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    Re: accuracy of automatic celestial navigation
    From: Herbert Prinz
    Date: 2002 Dec 8, 06:34 +0000

    Glenn Geers wrote:
    
    >  The algorithms take the motion of the vessel into account and can provide very
    > high (30m) accuracy.
    
    Well, the algorithms can do much better. In his article "The Motion of the
    Observer in Celestial Navigation", published in "The Navigator's Newsletter" of
    the Foundation for the Promotion of the Art of Navigation, Issue 51, Spring 1996,
    George H. Kaplan compares several algorithms which account for the motion of the
    observer. Two are rigorous, one is an approximative method. Clearly, the two
    rigorous methods yield identical results of absolute accuracy. The approximative
    method yields a result that is typically within 0.05 arcminutes of the rigorous
    solution, degenerating with increasing length of track of the observer between
    individual observations. The two rigorous methods remain correct regardless of the
    observation span. To avoid any potential misunderstanding, Kaplan concludes the
    analysis with the explicit warning: "In any event, the degree of equivalence among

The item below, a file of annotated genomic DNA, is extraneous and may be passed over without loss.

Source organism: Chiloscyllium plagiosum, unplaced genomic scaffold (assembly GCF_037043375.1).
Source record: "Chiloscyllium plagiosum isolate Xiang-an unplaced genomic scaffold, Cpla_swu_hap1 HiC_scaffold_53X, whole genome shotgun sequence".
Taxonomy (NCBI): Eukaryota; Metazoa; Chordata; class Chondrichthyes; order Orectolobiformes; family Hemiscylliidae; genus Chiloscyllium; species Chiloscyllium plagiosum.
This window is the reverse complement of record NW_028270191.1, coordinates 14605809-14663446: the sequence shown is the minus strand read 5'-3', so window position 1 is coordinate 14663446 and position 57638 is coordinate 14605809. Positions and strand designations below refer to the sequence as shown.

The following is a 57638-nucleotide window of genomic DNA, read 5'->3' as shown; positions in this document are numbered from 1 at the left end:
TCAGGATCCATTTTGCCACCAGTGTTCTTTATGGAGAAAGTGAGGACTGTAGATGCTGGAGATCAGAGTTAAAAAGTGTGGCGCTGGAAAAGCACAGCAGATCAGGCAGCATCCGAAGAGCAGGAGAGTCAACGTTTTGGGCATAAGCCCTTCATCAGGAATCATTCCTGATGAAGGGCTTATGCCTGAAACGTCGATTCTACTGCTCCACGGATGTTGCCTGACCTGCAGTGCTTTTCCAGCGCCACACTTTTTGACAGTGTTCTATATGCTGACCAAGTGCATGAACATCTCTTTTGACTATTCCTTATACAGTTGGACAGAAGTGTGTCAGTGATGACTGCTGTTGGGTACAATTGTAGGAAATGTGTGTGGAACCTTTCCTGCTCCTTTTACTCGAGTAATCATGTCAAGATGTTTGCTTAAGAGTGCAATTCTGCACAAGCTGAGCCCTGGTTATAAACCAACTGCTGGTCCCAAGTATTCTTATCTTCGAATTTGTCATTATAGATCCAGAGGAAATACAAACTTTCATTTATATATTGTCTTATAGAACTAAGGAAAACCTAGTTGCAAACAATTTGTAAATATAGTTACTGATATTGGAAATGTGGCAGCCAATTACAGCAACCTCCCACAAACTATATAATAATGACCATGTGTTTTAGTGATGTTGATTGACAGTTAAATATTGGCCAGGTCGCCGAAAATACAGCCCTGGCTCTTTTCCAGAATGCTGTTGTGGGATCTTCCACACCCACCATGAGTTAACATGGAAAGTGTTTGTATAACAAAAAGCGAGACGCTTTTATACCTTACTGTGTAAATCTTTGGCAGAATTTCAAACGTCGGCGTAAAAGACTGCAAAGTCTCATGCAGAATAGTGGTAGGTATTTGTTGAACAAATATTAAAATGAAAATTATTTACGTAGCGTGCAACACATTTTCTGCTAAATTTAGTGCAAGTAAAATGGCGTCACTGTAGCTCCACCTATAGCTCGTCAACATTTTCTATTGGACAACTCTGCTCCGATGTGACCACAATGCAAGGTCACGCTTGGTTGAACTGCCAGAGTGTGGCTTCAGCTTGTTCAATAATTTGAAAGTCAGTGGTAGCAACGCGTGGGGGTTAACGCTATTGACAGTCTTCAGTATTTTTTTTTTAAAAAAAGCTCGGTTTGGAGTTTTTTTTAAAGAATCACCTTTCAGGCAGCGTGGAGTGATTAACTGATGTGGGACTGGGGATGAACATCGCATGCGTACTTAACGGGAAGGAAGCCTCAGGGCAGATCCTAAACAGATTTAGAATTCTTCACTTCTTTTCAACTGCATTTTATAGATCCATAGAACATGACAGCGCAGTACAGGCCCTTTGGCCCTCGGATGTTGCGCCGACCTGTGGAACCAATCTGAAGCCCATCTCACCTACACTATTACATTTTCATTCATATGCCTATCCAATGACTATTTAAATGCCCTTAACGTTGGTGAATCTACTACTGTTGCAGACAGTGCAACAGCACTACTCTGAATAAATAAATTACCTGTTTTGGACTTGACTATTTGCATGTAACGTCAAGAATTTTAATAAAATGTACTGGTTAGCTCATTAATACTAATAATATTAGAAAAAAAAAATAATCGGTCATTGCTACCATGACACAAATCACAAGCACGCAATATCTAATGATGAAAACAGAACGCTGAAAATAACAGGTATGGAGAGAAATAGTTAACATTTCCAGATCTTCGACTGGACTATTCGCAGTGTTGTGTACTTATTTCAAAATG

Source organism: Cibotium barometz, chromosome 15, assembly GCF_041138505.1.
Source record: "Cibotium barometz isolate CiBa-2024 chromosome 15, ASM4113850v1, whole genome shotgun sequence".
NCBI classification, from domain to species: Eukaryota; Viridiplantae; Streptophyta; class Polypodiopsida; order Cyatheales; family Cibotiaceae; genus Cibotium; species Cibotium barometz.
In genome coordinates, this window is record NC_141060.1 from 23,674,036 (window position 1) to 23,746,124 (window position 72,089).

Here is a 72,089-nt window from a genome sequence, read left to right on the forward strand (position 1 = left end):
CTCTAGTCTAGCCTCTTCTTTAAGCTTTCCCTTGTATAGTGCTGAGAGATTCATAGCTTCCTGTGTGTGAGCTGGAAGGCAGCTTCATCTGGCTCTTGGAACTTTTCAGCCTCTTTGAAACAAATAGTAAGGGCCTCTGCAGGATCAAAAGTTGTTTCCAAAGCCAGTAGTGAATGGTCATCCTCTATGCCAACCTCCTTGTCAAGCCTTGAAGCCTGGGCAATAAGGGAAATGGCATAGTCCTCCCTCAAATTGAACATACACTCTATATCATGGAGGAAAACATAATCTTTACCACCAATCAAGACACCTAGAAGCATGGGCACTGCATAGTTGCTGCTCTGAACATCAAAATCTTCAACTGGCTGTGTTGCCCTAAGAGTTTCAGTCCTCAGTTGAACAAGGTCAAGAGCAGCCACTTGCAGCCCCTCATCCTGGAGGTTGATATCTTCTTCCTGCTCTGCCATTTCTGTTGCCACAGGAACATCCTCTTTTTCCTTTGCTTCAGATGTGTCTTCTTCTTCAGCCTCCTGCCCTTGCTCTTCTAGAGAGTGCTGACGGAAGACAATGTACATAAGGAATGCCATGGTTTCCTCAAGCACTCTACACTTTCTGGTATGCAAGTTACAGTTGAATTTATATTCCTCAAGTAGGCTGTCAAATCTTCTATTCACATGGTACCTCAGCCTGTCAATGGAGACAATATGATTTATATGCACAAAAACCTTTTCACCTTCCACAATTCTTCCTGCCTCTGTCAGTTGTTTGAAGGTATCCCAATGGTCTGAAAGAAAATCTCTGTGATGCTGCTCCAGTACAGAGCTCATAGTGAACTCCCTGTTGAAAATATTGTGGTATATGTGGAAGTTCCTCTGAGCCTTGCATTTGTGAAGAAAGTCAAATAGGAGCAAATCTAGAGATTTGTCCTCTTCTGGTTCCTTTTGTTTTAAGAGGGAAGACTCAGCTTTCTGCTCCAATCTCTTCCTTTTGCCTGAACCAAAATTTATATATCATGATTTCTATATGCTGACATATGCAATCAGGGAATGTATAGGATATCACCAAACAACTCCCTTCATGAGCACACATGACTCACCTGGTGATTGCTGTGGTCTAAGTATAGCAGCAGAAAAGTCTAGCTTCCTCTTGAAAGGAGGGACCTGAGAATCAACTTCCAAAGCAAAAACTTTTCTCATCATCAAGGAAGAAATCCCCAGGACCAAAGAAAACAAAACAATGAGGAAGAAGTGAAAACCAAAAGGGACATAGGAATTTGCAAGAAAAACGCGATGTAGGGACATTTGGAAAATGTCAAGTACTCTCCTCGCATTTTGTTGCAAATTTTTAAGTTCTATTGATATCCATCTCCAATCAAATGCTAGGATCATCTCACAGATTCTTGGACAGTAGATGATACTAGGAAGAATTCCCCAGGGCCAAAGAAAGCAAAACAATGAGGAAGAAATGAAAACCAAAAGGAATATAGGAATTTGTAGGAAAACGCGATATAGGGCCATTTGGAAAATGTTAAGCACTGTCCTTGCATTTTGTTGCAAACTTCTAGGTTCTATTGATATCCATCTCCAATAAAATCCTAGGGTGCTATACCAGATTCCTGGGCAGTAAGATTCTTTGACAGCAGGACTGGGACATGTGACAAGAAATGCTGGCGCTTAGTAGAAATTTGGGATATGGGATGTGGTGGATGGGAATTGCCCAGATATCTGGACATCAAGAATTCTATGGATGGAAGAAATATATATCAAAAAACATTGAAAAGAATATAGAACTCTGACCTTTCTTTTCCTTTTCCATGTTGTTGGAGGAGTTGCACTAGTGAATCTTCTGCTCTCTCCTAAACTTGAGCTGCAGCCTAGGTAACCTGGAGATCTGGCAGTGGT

these procedures indicates only mathematical precision and should not be mistaken
    for navigational accuracy."
    
    Therefore, the question that George Huxtable raised in a post of Dec 6,
    
    >  If that claim related simply to the accuracy of the calculations, then it
    > would be easy to accept. It's rather harder to understand if it relates to
    > the overall precision of the complete system, which would correspond to
    > measuring star altitudes, with respect to the vertical, to 0.5 to 1 second
    > of arc.
    
    must be answered affirmatively. The envisaged accuracy of 1" is indeed that of the
    entire navigation system and not just that of the algorithm. Since the algorithm
    is strict, the 1" error is entirely observational.
    
    This is also confirmed by a statement of G. H. Kaplan in a letter to the
    Navigation Foundation in 1996, saying "[...] we decided to anticipate the
    possibility that at some time in the future automated shipboard  star trackers
    might provide the basic observational data. Since these devices are capable of
    arcsecond-level measurement precision, our software was designed with one
    arcsecond (30 meter) or better precision as a specification".
    
    The system specification of 1" precision was obviously not classified information
    in 1996. Whether it has been met or not (or even exceeded) may be classified
    information; I don't know. Where the accuracy of the star tracker is concerned,
    Kaplan speaks of a fact, not of a specification.
    
    Herbert Prinz
    
    
    

       
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